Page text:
• Whilst many care homes are privately run, they work closely with HSC Trusts and typically rely on central and local government advice. There is a widely held view that the Government’s response to protect care homes was too slow. By way of example, Public Health England’s ‘Guidance for social or community care and residential settings’ issued on 25th February 2020, stated that “Currently there is no evidence of transmission of COVID-19 in the United Kingdom. There is no need to do anything differently in any care setting at present”. This guidance further stated that “During normal day-to-day activities facemasks do not provide protection from respiratory viruses, such as COVID-19 and do not need to be worn by staff in any of these settings. … it remains very unlikely that people receiving care in a care home or the community will become infected”. This guidance was based on the premise that there was no community transmission within the UK at that stage.This was despite the fact that, as early as 10th February, the Scientific Advisory Group for Emergencies (SAGE) was stating that it was a realistic possibility that there was already sustained transmission in the UK. By 5th March, Professor Whitty, the Chief Medical Officer for England, was advising that it was “highly likely…that there is some level of community transmission in this virus in the UK now”. The guidance that the risk of infections in care homes was low was not, however, withdrawn until 13th March 2020. It is striking that the ‘Coronavirus (COVID-19): Care Home Support Package’ guidance (last updated on 19th May) now states “care homes have been particularly susceptible to outbreaks of COVID-19”. The above is illustrative of the, sometimes, dramatic shift in the guidance that care home providers have been working to both across the UK and in Northern Ireland. It is, therefore, understandable that when Ms Pauline Shepherd of Independent Healthcare Providers gave evidence to the NI Health Committee on 19th March 2020 she emphasised the need for “timely and consistent guidance applied by and across trusts, the Public Health Agency (PHA), the Regulation and Quality Improvement Authority (RQIA) and the Department of Health.”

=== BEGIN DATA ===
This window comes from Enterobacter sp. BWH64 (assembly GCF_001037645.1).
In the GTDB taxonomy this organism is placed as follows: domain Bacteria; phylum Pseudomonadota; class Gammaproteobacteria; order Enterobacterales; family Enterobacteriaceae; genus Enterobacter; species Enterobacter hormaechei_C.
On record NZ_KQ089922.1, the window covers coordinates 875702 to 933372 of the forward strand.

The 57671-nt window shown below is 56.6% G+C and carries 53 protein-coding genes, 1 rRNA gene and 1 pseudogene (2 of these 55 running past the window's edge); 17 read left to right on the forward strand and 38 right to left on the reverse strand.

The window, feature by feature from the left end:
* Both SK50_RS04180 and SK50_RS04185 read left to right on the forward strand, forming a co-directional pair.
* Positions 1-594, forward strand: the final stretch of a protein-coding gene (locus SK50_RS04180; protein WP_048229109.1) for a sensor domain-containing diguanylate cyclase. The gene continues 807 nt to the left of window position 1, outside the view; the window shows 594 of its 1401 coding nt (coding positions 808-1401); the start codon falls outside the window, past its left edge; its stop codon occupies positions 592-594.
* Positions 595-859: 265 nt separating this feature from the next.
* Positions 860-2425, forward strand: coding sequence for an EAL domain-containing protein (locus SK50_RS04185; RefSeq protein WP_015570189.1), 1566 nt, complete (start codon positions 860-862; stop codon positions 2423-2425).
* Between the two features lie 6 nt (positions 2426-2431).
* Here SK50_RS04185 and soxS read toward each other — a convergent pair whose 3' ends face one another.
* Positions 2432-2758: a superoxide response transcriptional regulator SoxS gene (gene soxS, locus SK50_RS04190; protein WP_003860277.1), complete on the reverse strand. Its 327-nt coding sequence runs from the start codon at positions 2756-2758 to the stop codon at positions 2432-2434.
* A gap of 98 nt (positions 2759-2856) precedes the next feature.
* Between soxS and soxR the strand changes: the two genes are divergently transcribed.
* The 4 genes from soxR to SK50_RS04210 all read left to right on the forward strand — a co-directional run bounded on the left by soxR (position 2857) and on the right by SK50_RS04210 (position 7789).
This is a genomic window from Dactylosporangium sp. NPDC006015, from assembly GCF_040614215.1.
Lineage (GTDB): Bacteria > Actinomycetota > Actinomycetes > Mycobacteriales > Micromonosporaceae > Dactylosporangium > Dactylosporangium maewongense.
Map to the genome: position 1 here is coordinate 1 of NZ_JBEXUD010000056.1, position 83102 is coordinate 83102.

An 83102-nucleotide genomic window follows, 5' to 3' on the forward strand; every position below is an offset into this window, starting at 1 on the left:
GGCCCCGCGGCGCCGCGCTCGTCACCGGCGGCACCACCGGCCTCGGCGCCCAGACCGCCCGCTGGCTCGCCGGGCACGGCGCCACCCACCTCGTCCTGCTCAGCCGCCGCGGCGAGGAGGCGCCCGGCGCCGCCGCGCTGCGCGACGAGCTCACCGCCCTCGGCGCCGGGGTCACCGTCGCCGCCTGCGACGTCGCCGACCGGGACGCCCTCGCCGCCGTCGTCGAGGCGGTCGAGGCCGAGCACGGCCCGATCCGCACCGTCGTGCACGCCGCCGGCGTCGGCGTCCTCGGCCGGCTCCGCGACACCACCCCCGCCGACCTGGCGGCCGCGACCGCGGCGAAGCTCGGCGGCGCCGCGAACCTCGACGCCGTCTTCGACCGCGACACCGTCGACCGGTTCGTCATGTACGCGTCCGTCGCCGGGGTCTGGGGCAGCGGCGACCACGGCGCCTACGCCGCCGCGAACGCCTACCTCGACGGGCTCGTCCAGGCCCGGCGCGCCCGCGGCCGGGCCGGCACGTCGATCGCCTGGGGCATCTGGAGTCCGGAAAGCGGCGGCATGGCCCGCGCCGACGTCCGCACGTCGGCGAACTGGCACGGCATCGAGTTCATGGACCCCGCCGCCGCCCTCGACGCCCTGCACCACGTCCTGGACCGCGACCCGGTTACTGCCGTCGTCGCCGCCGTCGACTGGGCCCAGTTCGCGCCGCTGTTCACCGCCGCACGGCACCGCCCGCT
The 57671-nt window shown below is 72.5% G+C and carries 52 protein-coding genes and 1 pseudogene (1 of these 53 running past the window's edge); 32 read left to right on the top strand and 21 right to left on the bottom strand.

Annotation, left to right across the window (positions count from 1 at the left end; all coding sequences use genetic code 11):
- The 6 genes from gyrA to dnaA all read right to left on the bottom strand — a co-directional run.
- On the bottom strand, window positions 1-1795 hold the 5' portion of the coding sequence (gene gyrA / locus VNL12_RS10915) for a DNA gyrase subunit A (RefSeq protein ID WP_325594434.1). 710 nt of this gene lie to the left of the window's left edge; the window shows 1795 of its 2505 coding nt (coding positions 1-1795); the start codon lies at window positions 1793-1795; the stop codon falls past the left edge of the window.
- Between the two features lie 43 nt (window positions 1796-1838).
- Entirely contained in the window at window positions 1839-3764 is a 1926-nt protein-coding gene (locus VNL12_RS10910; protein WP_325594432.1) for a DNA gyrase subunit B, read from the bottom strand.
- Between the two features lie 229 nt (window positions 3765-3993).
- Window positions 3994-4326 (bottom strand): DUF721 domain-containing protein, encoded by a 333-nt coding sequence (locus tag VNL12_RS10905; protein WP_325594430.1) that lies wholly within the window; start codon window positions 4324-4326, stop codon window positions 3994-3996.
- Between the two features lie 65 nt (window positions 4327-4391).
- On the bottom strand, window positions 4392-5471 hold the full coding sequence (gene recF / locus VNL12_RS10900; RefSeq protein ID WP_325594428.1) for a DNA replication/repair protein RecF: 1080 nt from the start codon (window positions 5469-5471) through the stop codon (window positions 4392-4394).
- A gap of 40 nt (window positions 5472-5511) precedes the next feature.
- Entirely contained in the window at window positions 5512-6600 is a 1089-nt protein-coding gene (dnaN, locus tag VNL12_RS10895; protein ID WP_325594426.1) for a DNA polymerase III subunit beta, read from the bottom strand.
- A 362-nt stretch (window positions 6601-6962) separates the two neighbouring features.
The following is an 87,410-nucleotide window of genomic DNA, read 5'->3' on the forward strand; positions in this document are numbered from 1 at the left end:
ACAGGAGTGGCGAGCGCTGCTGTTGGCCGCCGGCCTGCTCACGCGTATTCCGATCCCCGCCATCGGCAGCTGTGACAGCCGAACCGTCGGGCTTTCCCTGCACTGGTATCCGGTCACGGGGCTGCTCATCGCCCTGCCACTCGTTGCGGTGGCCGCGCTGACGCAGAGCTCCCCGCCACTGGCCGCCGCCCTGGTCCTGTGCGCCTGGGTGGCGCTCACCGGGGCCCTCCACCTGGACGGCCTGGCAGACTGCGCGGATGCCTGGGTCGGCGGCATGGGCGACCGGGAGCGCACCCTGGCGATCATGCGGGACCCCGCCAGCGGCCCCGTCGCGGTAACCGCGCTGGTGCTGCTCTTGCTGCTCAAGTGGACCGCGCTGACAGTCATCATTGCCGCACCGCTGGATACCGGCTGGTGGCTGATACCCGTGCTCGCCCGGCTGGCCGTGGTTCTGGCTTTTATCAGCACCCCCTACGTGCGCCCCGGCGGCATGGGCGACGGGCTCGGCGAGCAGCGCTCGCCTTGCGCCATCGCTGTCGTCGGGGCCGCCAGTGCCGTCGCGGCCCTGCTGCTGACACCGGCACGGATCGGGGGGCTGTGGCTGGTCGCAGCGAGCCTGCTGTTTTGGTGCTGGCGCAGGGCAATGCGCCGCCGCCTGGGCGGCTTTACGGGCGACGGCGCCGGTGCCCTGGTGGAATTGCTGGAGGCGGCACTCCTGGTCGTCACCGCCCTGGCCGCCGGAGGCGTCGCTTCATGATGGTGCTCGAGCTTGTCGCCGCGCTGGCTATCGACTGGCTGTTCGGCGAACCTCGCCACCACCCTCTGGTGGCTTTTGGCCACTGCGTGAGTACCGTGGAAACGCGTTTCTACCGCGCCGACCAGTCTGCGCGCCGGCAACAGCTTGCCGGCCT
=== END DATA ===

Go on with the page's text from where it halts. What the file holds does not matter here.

• The likelihood that the application of governmental guidance has been a factor in care home death rates is underscored by the fact that this is not an issue that has been confined to any particular home, care group provider or, indeed, geographical area of the UK (with even remote locations like Skye being impacted).

  • The fact that there have been long-standing pressures on the sector, such as staff shortages. Mr Robin Swann, the Health Minister has recognised this, stating that “The social care sector has been struggling for years and as whole is not fit for purpose. The structural reasons for this are well documented and are no fault of staff”. The Health Minister further stated an intention to proceed with reform and investment plans in the sector.This is to be welcomed. (Going forward, it will be important that such investment is undertaken in a focused manner with input from those with expertise in the field as to where monies may best be targeted).

  • Precisely what guidance and information was available to providers at each individual point in time;

  • Global constraints such as limited availability of PPE; and

  • The long-standing pressures under which those delivering care in the social care sector routinely work.

It is essential that any future examination of the response of the social care sector to the pandemic, either of individual providers or the sector as whole, takes take full and careful account of:

It would be unfair for private and non-profit bodies providing social care to be pilloried for having following governmental guidance, or as a result of long standing pressures, systemic or staffing issues that have been outside of their control.

If you would like any further information please contact Leigh Linton, Roger McMillan or Francesca Lowry.

*Please note that this information is for guidance purposes only and does not constitute, nor should be regarded as, a substitute for taking legal advice that is tailored to your particular circumstances.